According to one early authority Rutland was given by Ethelred to Emma, his Norman Queen, on his marriage in 1002. This was the beginning of that connexion of Rutland with the queens and the favourites of the kings of England which forms the main interest of its story. Most probably, on the reorganisation of the Mercian shires after their reconquest from the Danes, the whole of the district formed part of Northampton- shire, and it was the giving bf Rutland to successive queens, as a dower, that caused it ultimately to be formed into a separate county.
Edward the Confessor followed the example of his father by granting Rutland to his queen, Edith, whose name still lingers to the present day in the village of Edith Westoh. He afterwards granted it to Westminster Abbey, reserving a life interest to the Queen, but William the Conqueror refused to confirm the grant, and on the death of Edith in 1075, took it into his own hands. For several centuries the barony of Oakham with the county or shrievalty of Rutland remained to the Crown as a valuable possession with which to endow members of the Royal house or to secure or reward the services of its supporters.
The origin of the name Rutland has puzzled many topographical writers. We may dismiss at once the fable that a certain Mercian king whose name, by the way, is not mentioned having a favourite named Rut or Roet, gave him "as much land in this part of his kingdom as he could ride round in a day, and he, riding about the land now made into a county within the time appointed, had it therefore given him, and he imposed upon it the name of Rut's land, now for brevity's sake called Rutland." The above, however, is not more astonishing than the theory that Rutland was so called from its circular shape, quasi Rotunda landia, as if our ancestors usually spoke bad medieval Latin ; or from roet^ the old Romance word for a wheel, as if they spoke Norman French in the days of Alfred and Athelstan.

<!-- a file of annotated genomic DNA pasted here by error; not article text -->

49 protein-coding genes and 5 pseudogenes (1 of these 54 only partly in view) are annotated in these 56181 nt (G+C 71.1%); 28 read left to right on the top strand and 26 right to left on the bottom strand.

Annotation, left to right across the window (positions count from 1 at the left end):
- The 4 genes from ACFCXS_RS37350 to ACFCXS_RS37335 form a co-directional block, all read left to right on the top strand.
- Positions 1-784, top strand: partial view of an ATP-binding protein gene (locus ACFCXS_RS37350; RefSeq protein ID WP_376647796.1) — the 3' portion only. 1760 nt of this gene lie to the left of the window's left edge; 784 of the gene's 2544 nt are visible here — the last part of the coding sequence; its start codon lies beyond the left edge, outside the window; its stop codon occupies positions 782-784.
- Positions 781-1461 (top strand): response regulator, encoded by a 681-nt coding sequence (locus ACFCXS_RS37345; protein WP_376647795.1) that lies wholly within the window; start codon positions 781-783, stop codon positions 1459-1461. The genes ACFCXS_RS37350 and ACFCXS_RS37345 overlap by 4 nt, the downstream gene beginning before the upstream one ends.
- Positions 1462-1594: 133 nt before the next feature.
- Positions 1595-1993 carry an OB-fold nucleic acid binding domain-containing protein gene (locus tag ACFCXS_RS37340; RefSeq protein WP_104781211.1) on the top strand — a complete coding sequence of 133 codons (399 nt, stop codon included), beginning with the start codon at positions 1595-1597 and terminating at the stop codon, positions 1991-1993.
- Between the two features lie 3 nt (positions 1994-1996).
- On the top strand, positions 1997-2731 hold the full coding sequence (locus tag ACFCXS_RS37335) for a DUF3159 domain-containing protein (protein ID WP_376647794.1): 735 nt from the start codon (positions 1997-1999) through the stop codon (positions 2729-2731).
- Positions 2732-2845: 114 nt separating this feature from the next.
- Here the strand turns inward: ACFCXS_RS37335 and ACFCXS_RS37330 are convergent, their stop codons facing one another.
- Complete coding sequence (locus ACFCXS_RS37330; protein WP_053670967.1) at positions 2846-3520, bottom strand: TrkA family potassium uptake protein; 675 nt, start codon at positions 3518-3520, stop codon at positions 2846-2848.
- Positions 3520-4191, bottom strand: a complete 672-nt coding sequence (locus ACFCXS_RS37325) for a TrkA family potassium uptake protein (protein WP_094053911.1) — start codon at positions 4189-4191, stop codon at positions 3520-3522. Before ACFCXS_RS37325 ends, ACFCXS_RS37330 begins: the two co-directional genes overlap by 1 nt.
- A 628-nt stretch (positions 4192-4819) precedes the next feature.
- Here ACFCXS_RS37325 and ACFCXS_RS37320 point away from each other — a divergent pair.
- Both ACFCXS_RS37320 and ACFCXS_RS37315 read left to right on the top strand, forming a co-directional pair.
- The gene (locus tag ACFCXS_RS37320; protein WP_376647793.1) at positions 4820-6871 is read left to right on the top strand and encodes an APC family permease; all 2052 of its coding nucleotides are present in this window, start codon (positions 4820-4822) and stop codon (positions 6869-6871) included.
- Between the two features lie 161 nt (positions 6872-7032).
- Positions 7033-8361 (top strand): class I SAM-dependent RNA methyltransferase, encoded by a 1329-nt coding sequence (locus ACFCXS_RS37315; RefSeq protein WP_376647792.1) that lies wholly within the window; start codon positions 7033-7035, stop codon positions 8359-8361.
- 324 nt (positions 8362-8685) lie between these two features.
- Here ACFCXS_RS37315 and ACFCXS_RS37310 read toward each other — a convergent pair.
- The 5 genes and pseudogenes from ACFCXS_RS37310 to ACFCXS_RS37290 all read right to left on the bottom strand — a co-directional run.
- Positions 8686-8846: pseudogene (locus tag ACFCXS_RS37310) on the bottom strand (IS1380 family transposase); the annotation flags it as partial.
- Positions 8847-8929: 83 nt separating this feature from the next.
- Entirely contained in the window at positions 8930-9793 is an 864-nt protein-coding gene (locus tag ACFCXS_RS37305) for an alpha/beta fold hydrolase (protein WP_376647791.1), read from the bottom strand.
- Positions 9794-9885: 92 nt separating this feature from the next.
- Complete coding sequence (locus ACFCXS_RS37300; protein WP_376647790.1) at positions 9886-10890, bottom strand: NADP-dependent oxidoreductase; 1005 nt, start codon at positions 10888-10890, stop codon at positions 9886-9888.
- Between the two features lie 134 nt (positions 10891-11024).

The old county historians who gave us Rut and Rotundalandia as the origin of the name discarded Rud or Redland (from the ruddy complexion of the soil), because, said one, from observation there was only one small part of the county where red land predominated. This point has, however, been settled by the present writer, for it is a fact that no less than 24,178 acres out of 97,073 acres, or about one-fourth of the soil of the county, is known as red land, and it is scattered about in as many as 32 out of the 57 parishes which the county contains.
In the map here shown the dark portions denote the number of acres of red land in the respective parishes. A glance will show how this is distributed, and it will be noted that the larger portion, estimated at 15,332 acres, in the Martinsley, Oakham Soke, and Alstoe hundreds, is situated in that part of the county which is recognised by all authorities as the district termed Roteland, before the additions were made which come within the present shire boundary. There is ample evidence therefore, that this colour would be a pre- dominating feature of the landscape.
SOURCE: Phillips, George. Cambridge; University Press, 1912